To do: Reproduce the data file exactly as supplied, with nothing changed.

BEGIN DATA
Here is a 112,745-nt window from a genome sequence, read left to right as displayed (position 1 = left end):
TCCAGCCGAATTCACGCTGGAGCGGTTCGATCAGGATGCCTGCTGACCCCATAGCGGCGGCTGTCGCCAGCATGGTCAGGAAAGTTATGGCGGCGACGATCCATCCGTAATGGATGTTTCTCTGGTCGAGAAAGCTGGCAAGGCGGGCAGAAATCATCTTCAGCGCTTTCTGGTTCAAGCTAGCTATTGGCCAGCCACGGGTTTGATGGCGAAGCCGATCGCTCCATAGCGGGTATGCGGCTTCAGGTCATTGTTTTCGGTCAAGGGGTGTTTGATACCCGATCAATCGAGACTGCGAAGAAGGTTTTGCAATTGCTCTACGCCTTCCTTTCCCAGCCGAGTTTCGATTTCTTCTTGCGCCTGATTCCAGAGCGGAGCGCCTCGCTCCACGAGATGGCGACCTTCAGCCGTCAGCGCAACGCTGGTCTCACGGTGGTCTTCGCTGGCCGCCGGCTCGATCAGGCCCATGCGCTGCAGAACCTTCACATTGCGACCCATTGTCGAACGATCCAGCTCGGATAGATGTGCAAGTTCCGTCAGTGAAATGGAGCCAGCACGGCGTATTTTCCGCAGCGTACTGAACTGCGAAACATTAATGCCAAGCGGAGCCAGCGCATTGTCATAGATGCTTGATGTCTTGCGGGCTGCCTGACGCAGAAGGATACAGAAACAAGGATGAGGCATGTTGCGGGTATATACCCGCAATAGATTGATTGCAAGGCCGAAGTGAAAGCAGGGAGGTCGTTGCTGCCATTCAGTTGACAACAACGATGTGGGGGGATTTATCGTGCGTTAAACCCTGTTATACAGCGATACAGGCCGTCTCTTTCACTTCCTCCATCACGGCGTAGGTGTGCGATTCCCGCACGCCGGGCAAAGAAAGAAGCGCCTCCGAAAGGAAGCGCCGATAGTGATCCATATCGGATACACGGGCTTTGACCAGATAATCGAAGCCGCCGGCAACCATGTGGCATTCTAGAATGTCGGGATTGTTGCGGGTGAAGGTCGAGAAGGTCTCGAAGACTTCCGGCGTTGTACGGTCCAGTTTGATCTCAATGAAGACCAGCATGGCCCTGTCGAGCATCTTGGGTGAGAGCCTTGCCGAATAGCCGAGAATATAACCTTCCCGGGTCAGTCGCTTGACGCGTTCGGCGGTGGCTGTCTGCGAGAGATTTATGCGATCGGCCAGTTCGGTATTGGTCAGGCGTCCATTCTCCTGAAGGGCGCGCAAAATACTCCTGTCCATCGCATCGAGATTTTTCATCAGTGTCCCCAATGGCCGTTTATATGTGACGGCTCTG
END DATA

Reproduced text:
Here is a 112,745-nt window from a genome sequence, read left to right as displayed (position 1 = left end):
TCCAGCCGAATTCACGCTGGAGCGGTTCGATCAGGATGCCTGCTGACCCCATAGCGGCGGCTGTCGCCAGCATGGTCAGGAAAGTTATGGCGGCGACGATCCATCCGTAATGGATGTTTCTCTGGTCGAGAAAGCTGGCAAGGCGGGCAGAAATCATCTTCAGCGCTTTCTGGTTCAAGCTAGCTATTGGCCAGCCACGGGTTTGATGGCGAAGCCGATCGCTCCATAGCGGGTATGCGGCTTCAGGTCATTGTTTTCGGTCAAGGGGTGTTTGATACCCGATCAATCGAGACTGCGAAGAAGGTTTTGCAATTGCTCTACGCCTTCCTTTCCCAGCCGAGTTTCGATTTCTTCTTGCGCCTGATTCCAGAGCGGAGCGCCTCGCTCCACGAGATGGCGACCTTCAGCCGTCAGCGCAACGCTGGTCTCACGGTGGTCTTCGCTGGCCGCCGGCTCGATCAGGCCCATGCGCTGCAGAACCTTCACATTGCGACCCATTGTCGAACGATCCAGCTCGGATAGATGTGCAAGTTCCGTCAGTGAAATGGAGCCAGCACGGCGTATTTTCCGCAGCGTACTGAACTGCGAAACATTAATGCCAAGCGGAGCCAGCGCATTGTCATAGATGCTTGATGTCTTGCGGGCTGCCTGACGCAGAAGGATACAGAAACAAGGATGAGGCATGTTGCGGGTATATACCCGCAATAGATTGATTGCAAGGCCGAAGTGAAAGCAGGGAGGTCGTTGCTGCCATTCAGTTGACAACAACGATGTGGGGGGATTTATCGTGCGTTAAACCCTGTTATACAGCGATACAGGCCGTCTCTTTCACTTCCTCCATCACGGCGTAGGTGTGCGATTCCCGCACGCCGGGCAAAGAAAGAAGCGCCTCCGAAAGGAAGCGCCGATAGTGATCCATATCGGATACACGGGCTTTGACCAGATAATCGAAGCCGCCGGCAACCATGTGGCATTCTAGAATGTCGGGATTGTTGCGGGTGAAGGTCGAGAAGGTCTCGAAGACTTCCGGCGTTGTACGGTCCAGTTTGATCTCAATGAAGACCAGCATGGCCCTGTCGAGCATCTTGGGTGAGAGCCTTGCCGAATAGCCGAGAATATAACCTTCCCGGGTCAGTCGCTTGACGCGTTCGGCGGTGGCTGTCTGCGAGAGATTTATGCGATCGGCCAGTTCGGTATTGGTCAGGCGTCCATTCTCCTGAAGGGCGCGCAAAATACTCCTGTCCATCGCATCGAGATTTTTCATCAGTGTCCCCAATGGCCGTTTATATGTGACGGCTCTG